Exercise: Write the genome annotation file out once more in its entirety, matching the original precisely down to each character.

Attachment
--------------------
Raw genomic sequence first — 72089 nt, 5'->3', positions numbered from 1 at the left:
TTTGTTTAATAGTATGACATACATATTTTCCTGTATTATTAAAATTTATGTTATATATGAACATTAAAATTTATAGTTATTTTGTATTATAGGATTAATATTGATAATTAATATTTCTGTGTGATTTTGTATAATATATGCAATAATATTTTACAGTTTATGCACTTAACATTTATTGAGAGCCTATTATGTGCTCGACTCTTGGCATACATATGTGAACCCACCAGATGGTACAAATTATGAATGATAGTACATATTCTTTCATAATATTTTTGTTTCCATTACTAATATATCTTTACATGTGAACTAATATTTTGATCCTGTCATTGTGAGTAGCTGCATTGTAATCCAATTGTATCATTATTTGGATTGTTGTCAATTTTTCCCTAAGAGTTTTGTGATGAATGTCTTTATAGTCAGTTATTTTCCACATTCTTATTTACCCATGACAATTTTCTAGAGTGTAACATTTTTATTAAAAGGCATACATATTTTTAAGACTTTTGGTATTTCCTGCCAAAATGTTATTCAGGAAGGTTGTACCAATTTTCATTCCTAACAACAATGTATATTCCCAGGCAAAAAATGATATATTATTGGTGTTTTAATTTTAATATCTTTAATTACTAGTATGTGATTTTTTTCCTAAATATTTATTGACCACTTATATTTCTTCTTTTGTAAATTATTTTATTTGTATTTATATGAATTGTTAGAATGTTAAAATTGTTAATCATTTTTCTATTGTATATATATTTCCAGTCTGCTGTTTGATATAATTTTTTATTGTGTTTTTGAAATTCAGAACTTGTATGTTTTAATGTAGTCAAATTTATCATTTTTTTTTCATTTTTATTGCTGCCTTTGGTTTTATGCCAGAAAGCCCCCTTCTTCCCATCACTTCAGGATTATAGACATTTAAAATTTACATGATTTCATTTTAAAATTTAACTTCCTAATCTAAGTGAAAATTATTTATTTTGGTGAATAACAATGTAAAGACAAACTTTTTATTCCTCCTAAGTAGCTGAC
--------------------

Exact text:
Raw genomic sequence first — 72089 nt, 5'->3', positions numbered from 1 at the left:
TTTGTTTAATAGTATGACATACATATTTTCCTGTATTATTAAAATTTATGTTATATATGAACATTAAAATTTATAGTTATTTTGTATTATAGGATTAATATTGATAATTAATATTTCTGTGTGATTTTGTATAATATATGCAATAATATTTTACAGTTTATGCACTTAACATTTATTGAGAGCCTATTATGTGCTCGACTCTTGGCATACATATGTGAACCCACCAGATGGTACAAATTATGAATGATAGTACATATTCTTTCATAATATTTTTGTTTCCATTACTAATATATCTTTACATGTGAACTAATATTTTGATCCTGTCATTGTGAGTAGCTGCATTGTAATCCAATTGTATCATTATTTGGATTGTTGTCAATTTTTCCCTAAGAGTTTTGTGATGAATGTCTTTATAGTCAGTTATTTTCCACATTCTTATTTACCCATGACAATTTTCTAGAGTGTAACATTTTTATTAAAAGGCATACATATTTTTAAGACTTTTGGTATTTCCTGCCAAAATGTTATTCAGGAAGGTTGTACCAATTTTCATTCCTAACAACAATGTATATTCCCAGGCAAAAAATGATATATTATTGGTGTTTTAATTTTAATATCTTTAATTACTAGTATGTGATTTTTTTCCTAAATATTTATTGACCACTTATATTTCTTCTTTTGTAAATTATTTTATTTGTATTTATATGAATTGTTAGAATGTTAAAATTGTTAATCATTTTTCTATTGTATATATATTTCCAGTCTGCTGTTTGATATAATTTTTTATTGTGTTTTTGAAATTCAGAACTTGTATGTTTTAATGTAGTCAAATTTATCATTTTTTTTTCATTTTTATTGCTGCCTTTGGTTTTATGCCAGAAAGCCCCCTTCTTCCCATCACTTCAGGATTATAGACATTTAAAATTTACATGATTTCATTTTAAAATTTAACTTCCTAATCTAAGTGAAAATTATTTATTTTGGTGAATAACAATGTAAAGACAAACTTTTTATTCCTCCTAAGTAGCTGAC